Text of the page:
Original British East India Company Model E - F Percussion Carbine with British Proof Marks c. 1845
Original Item: One of a Kind. Well this is definitely quite interesting! Here we have a very nice East India Company Percussion carbine, which is in the E / F configuration. All of the other model E’s and F's that were found in Nepal were full length muskets. It features a smooth bore 21 1 / 2” inch barrel, and is 37 1/2" in overall length. As there is no bayonet catch on a carbine, it is impossible to tell if it was made as an E or an F.
This example, unlike many we see, was not made overseas, but instead was definitely manufactured in Britain. The shape of the Post-1808 EIC Leaping Lion, as well as the quality of the engraving, is definitely British. The barrel also faintly bears the London CROWN / CP black powder proof for barrels and the CROWN / V viewed marks. There are most likely copious markings under the barrel, where most of the makers would leave the lion's share of their markings and proofs.
The carbine features a single steel ramrod pipe, and has a sling swivel added to the butt stock, having been removed from the trigger guard. The ramrod itself is the "captured" swivel type, which cannot be dropped. Fully cleaned and ready to display. The lock functions correctly, holding at half cock and firing at full. Please see the pictures for condition details.
One of the few EIC Model E/Fs that we have ever encountered in this Carbine configuration. RARE! Ready to research and display!
More on the EIC Model E & F Percussion Musket:
Official records tell us that the British East India Company procured or made no Flintlock Muskets after the late 1820s and it appears they were very swift to take advantage of the newest in firearms technology- the percussion ignition system. In 1840 the HEIC began producing the world's very first massed produced percussion muskets one of which later became known as the EIC Model "E".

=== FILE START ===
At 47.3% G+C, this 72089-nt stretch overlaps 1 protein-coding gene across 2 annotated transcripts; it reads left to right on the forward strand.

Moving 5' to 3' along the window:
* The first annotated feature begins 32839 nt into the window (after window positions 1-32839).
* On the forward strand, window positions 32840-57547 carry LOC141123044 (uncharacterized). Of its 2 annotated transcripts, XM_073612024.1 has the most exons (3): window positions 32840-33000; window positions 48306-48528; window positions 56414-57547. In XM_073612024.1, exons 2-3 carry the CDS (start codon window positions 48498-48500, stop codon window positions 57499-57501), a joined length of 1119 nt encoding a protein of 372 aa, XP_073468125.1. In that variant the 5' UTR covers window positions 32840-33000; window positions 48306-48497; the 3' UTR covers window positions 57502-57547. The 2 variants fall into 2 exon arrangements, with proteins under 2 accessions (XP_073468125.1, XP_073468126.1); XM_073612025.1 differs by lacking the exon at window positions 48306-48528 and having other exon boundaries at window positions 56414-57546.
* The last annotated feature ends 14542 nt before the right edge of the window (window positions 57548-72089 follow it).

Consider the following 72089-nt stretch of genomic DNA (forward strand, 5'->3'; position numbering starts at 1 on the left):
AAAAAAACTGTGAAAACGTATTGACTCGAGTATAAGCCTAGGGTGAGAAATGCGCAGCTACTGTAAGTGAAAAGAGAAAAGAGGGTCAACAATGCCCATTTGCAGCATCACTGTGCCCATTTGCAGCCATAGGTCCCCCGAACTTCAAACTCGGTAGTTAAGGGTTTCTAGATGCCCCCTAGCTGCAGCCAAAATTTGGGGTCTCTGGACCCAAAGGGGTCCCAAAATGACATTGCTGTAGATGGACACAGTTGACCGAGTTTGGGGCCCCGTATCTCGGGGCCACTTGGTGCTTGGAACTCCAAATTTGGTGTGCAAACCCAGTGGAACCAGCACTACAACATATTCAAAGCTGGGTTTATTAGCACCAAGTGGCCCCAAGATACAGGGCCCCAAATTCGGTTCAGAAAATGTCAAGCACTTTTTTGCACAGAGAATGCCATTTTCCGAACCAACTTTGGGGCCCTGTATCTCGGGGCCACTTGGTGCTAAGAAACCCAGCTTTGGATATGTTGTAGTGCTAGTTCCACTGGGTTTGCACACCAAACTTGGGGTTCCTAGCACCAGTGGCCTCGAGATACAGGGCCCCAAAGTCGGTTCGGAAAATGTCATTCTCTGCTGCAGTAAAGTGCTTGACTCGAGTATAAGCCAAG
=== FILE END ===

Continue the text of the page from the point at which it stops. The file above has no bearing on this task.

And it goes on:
A brief history of how this model came to being- The shortened 39" barrel Brown Bess musket was first developed and adopted by the EIC in 1771. This was a full 25 years before the Board of Ordnance in London followed suit with a 39" Brown Bess Musket dubbed the "India Pattern" in 1796. This is a testament that private enterprise has seemingly always got things done long before government bureaucrats. In 1839 the British Government officially adopted a converted to percussion Brown Bess musket (P-1796/39) but in the Great Fire of the Tower of London of 1841 over 400,000 of these converted Muskets were destroyed leaving the British Government very short handed. The result, once again, was to copy the current EIC Percussion Musket, the Model "F" and designate it the "Lovell's Pattern of 1842". By that time, the EIC had already developed and refined the .75 bore Percussion musket through six models- A to F.
Models A and B were EIC flintlock muskets converted to percussion. However, the Model E was purpose built percussion issue. This Pattern dispensed with the screw on breech (needed because of the unreliability of the brazed on nipple lumps) as improved technology now permitted the welding of the nipple lump directly to the side of the breech. The nipple lump changes shape to fit what was then called the "new style lock". The lock was of the new percussion type with the mainspring no longer screwed in at its small end but secured under a lip inside the lock plate. The trigger is hung in a box, part of the trigger plate, instead of on a pin in the wood, and the side plate disappeared in favor of the later side nail cups with new Pattern E "Hanovarian" bayonet catch. These were built or "set up" between 1843 and 1845.
The differences between the various EIC Models are generally minor; Model A and B were Brown Bess flintlock conversions, Model C and D were purpose built percussion muskets but had the "Old Series" side locks with differing trigger guard styles, while the Model E and F both had the "new series" side locks and had either the Hanoverian Catch on the Model E or the EIC bayonet catch on the Model F.
Please See David Harding's stellar work "Smallarms of the East India Company 1600-1856" published in four volumes by Foresight Books in 1997. Specifically, please see Volume 2, pages 97-124 for a mass of information concerning the vary EIC Model muskets.
Year of Manufacture: circa 1845
Cartridge Type: Ball and Powder
Barrel Length: 21 1/2 Inches
Overall Length: 37 1/2 Inches
Action type: Side Action Percussion Lock
Feed System: Muzzle Loading
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